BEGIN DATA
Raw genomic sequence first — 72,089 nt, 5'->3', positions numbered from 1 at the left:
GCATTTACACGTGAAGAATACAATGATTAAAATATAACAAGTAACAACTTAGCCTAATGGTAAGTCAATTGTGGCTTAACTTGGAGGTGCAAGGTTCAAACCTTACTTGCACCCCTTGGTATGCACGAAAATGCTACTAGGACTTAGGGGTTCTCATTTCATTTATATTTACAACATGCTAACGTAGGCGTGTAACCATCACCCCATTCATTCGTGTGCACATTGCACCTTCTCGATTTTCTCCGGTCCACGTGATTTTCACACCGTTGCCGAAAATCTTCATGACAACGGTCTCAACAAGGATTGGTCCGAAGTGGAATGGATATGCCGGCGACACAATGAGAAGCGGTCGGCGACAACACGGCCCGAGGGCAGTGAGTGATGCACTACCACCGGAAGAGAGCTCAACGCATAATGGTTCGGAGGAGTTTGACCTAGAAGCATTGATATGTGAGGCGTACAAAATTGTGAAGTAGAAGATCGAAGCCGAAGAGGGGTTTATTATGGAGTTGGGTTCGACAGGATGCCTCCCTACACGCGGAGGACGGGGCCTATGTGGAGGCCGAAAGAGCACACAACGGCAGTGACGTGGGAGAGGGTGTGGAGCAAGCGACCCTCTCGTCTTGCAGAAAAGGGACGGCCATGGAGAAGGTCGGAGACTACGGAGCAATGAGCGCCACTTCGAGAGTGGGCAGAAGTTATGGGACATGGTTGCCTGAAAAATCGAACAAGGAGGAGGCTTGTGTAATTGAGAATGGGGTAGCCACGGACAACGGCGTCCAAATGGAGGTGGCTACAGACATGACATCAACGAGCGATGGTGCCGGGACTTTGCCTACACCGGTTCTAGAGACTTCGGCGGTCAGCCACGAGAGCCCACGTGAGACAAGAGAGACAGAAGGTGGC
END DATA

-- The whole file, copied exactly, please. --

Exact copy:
Raw genomic sequence first — 72,089 nt, 5'->3', positions numbered from 1 at the left:
GCATTTACACGTGAAGAATACAATGATTAAAATATAACAAGTAACAACTTAGCCTAATGGTAAGTCAATTGTGGCTTAACTTGGAGGTGCAAGGTTCAAACCTTACTTGCACCCCTTGGTATGCACGAAAATGCTACTAGGACTTAGGGGTTCTCATTTCATTTATATTTACAACATGCTAACGTAGGCGTGTAACCATCACCCCATTCATTCGTGTGCACATTGCACCTTCTCGATTTTCTCCGGTCCACGTGATTTTCACACCGTTGCCGAAAATCTTCATGACAACGGTCTCAACAAGGATTGGTCCGAAGTGGAATGGATATGCCGGCGACACAATGAGAAGCGGTCGGCGACAACACGGCCCGAGGGCAGTGAGTGATGCACTACCACCGGAAGAGAGCTCAACGCATAATGGTTCGGAGGAGTTTGACCTAGAAGCATTGATATGTGAGGCGTACAAAATTGTGAAGTAGAAGATCGAAGCCGAAGAGGGGTTTATTATGGAGTTGGGTTCGACAGGATGCCTCCCTACACGCGGAGGACGGGGCCTATGTGGAGGCCGAAAGAGCACACAACGGCAGTGACGTGGGAGAGGGTGTGGAGCAAGCGACCCTCTCGTCTTGCAGAAAAGGGACGGCCATGGAGAAGGTCGGAGACTACGGAGCAATGAGCGCCACTTCGAGAGTGGGCAGAAGTTATGGGACATGGTTGCCTGAAAAATCGAACAAGGAGGAGGCTTGTGTAATTGAGAATGGGGTAGCCACGGACAACGGCGTCCAAATGGAGGTGGCTACAGACATGACATCAACGAGCGATGGTGCCGGGACTTTGCCTACACCGGTTCTAGAGACTTCGGCGGTCAGCCACGAGAGCCCACGTGAGACAAGAGAGACAGAAGGTGGC